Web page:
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A rapid, directional RNA-seq library preparation workflow for Illumina® sequencing

Journal name:
Nature Methods
Volume:
9
Year published:
Published online

Abstract

Most current RNA-seq library preparation methods are time-consuming, multistep processes. We describe a workflow that includes the Ribo-Zero and ScriptSeq v2 Kits that enables researchers to go from total RNA to cluster-ready RNA-seq libraries in less than 1 d. The RNA-seq libraries produced are virtually free of contaminating ribosomal RNA (rRNA) and provide for directional paired-end and multiplex sequencing on Illumina® sequencing platforms.

At a glance

Figures

  1. Overview of the ScriptSeq v2 RNA-seq library preparation method.
    Figure 1: Overview of the ScriptSeq v2 RNA-seq library preparation method.
  2. Consistent coverage of ScriptSeq v2 RNA-seq libraries from varying amounts of input RNA.
    Figure 2: Consistent coverage of ScriptSeq v2 RNA-seq libraries from varying amounts of input RNA.

Introduction

Massively parallel sequencing of cDNA produced from RNA (RNA-seq) has become a widely accepted alternative to microarrays for transcript profiling and analysis of new transcripts, new isoforms, alternative splice sites, rare transcripts and cSNPs. Current RNA-seq library preparation methods comprise preparing rRNA-depleted or poly(A)-enriched RNA followed by RNA fragmentation, cDNA synthesis, adaptor ligation and multiple cleanup steps. These methods are generally time consuming, requiring about 1.5 d and significant hands-on time. They typically produce nondirectional libraries.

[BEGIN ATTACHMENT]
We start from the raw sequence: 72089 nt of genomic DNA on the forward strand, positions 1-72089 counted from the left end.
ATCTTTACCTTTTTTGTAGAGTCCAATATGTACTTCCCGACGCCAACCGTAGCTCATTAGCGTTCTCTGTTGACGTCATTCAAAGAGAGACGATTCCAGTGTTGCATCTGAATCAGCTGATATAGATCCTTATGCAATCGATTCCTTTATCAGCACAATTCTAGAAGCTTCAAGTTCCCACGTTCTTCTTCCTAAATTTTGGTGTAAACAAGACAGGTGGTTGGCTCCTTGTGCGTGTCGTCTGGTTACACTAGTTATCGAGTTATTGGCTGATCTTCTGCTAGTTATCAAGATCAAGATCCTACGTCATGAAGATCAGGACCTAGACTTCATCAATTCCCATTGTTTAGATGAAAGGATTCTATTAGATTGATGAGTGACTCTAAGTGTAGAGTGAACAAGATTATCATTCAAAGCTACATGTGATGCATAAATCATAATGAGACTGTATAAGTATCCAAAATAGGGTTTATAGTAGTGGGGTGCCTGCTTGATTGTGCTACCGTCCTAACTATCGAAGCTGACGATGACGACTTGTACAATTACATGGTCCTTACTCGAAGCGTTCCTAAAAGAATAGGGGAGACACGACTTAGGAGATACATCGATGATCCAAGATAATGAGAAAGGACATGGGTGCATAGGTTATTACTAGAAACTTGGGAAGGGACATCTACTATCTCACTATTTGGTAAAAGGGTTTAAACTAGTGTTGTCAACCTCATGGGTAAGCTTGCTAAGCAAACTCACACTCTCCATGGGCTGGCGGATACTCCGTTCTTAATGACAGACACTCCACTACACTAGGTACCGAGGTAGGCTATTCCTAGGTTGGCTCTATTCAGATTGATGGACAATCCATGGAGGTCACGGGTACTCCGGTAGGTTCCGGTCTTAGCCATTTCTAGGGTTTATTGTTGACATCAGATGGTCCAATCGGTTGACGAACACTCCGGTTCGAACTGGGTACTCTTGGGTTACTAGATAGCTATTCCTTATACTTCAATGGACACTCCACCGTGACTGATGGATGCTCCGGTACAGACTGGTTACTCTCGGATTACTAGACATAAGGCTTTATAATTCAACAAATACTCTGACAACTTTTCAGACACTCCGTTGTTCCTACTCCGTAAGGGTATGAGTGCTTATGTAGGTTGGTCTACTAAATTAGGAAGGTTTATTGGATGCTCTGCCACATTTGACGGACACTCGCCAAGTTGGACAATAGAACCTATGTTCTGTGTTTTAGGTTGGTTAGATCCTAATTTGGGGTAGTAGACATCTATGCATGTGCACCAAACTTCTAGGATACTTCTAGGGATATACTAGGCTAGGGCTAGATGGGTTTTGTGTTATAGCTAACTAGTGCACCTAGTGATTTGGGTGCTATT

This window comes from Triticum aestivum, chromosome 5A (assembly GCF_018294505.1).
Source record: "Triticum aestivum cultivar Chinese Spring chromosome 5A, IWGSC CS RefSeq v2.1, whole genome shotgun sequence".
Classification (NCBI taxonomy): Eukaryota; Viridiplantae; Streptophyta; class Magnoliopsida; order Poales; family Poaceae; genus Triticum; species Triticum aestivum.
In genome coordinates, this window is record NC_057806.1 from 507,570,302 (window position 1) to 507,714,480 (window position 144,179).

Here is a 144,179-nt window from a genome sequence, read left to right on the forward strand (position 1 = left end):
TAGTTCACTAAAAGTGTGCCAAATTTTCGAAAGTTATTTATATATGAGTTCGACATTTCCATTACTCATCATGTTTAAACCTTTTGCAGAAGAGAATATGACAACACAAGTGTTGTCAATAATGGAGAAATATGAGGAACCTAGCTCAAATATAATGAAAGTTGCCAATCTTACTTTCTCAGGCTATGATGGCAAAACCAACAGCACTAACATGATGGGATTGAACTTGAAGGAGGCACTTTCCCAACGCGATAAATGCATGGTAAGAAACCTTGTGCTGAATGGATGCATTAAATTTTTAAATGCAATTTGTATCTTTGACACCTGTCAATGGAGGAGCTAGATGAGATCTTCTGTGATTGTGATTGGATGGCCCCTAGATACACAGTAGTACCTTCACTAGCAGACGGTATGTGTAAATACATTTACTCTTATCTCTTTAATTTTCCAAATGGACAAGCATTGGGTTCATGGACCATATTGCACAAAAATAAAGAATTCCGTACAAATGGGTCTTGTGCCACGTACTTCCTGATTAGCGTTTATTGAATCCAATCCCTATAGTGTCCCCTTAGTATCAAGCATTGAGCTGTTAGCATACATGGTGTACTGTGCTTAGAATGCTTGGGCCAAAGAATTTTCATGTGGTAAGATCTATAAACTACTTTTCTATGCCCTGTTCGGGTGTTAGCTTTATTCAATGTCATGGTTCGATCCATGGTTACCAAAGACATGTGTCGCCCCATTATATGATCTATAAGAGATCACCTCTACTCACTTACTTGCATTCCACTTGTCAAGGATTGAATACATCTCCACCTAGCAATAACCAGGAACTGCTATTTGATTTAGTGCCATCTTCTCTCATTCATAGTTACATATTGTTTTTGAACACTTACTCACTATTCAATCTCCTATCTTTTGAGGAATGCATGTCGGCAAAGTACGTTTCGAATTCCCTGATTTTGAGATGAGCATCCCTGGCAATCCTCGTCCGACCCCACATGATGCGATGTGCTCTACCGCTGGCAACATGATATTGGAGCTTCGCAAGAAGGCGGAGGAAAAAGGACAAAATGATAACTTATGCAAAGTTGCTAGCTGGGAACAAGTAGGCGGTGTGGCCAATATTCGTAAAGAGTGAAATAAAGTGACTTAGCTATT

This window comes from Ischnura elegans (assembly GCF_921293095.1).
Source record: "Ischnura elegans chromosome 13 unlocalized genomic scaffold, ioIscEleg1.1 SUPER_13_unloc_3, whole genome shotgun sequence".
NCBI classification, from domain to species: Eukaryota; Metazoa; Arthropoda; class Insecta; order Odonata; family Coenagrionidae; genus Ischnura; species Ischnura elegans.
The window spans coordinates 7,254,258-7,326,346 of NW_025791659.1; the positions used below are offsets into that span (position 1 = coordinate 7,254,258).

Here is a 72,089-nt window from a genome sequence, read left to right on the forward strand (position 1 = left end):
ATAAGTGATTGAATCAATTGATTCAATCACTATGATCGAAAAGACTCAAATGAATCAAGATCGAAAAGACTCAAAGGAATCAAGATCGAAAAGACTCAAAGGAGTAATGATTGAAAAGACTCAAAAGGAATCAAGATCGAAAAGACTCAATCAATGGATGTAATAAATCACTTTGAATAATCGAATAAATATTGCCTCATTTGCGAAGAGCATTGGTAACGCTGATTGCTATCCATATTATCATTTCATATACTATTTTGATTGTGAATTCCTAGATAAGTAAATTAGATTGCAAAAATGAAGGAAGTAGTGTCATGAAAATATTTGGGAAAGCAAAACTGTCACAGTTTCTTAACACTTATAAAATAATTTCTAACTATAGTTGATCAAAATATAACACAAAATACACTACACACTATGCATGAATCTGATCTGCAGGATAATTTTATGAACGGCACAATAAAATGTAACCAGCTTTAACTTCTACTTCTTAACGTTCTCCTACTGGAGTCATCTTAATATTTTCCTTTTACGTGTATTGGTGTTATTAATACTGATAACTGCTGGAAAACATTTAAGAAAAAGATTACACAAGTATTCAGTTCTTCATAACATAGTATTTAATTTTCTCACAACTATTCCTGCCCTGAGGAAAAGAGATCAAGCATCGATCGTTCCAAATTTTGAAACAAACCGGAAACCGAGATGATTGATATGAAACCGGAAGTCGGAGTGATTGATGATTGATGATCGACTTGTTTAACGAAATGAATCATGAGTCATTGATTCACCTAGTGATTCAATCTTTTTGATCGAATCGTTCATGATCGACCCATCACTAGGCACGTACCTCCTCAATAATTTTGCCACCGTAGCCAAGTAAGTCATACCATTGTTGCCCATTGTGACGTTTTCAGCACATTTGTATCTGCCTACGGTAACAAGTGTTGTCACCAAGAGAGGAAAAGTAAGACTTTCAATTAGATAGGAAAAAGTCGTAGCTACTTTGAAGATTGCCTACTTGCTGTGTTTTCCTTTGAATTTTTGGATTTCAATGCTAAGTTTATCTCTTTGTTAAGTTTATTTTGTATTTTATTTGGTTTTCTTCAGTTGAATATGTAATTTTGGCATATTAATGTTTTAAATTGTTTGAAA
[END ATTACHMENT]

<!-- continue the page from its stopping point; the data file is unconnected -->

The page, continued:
We describe a greatly improved RNA-seq library preparation workflow that overcomes challenges associated with conventional methods. The workflow includes highly efficient rRNA removal (Ribo-Zero technology) followed by a rapid, ligation-free cDNA synthesis procedure for preparing directional RNA-seq libraries (ScriptSeq v2 technology).

rRNA removal

Ribo-Zero kits use a hybridization-capture process that removes >99% of cytoplasmic rRNA (and optionally, mitochondrial rRNA) from 1 μg to 5 μg of intact, partially degraded or formalin-fixed paraffin-embedded (FFPE) total RNA samples (Benes, V. et al. Ribo-Zero Gold Kit: improved RNA-seq results after removal of cytoplasmic and mitochondrial ribosomal RNA. Nat. Methods Application Note, 8, iii-iv, November 2011). The single-pass procedure can be completed in 1.5 h.

Rapid RNA-seq library preparation

The ScriptSeq v2 RNA-Seq Library Preparation Kit uses a patented terminal-tagging process (Fig. 1) to generate directional RNA-seq libraries in approximately 4 h. Briefly, 500 pg to 50 ng of Ribo-Zero–treated or poly(A)+ RNA is fragmented and reverse transcribed using random primers containing a 5′-tagging sequence. The 5′-tagged cDNA is then tagged at its 3′ end by the terminal-tagging reaction to yield di-tagged, single-stranded cDNA. Following purification, the di-tagged cDNA is amplified by limited-cycle PCR, which completes the addition of the Illumina adaptor sequences, amplifies the library for subsequent cluster generation and adds an optional Illumina Index or user-defined barcode. The amplified RNA-seq library is purified and is ready for cluster generation and sequencing.